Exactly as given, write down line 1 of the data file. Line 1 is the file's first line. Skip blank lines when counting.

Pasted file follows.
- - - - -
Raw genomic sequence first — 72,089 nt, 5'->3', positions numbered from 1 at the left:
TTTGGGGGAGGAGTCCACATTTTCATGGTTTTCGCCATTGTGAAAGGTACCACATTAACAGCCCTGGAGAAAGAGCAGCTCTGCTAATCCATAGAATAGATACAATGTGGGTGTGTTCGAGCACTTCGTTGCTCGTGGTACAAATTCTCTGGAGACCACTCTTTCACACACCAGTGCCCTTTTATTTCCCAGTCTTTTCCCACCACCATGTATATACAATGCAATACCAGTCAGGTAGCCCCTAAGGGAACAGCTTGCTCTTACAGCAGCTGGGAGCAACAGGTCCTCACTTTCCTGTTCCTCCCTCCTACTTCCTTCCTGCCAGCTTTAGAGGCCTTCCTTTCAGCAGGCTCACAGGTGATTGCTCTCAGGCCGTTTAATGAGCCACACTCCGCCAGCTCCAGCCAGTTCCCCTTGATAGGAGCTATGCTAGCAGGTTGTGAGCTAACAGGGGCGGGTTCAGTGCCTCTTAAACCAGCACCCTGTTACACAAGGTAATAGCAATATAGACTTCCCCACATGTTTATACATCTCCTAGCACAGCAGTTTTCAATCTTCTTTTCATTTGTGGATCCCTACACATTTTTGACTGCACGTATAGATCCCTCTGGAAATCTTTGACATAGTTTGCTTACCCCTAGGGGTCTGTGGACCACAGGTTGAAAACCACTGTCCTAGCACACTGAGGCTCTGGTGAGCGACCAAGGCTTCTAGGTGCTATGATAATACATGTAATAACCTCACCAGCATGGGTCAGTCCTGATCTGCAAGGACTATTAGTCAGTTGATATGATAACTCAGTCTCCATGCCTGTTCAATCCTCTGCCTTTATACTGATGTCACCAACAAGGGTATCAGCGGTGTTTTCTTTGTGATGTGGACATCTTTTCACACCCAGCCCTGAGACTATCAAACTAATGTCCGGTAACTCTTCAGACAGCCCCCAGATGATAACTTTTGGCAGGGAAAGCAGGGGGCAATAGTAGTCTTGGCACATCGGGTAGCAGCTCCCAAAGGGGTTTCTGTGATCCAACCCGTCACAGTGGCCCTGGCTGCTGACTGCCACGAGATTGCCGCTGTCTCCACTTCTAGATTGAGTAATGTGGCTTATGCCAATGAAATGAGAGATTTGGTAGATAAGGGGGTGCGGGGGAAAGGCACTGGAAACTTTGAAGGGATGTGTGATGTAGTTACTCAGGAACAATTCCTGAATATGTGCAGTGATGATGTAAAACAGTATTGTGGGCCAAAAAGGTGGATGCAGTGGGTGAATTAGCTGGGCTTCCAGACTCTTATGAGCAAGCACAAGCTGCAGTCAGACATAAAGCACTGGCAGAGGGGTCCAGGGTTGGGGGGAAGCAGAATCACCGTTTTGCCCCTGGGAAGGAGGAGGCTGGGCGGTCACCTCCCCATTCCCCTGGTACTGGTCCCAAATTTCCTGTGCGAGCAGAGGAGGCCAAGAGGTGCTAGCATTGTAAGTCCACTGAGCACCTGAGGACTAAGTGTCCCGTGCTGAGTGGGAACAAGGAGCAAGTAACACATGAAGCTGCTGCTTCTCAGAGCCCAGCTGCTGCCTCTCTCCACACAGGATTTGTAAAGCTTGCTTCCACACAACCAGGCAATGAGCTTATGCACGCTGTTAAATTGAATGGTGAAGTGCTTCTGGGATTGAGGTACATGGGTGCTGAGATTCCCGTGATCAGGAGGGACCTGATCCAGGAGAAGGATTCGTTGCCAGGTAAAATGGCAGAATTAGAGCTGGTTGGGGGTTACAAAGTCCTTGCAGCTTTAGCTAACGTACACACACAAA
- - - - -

Raw genomic sequence first — 72,089 nt, 5'->3', positions numbered from 1 at the left: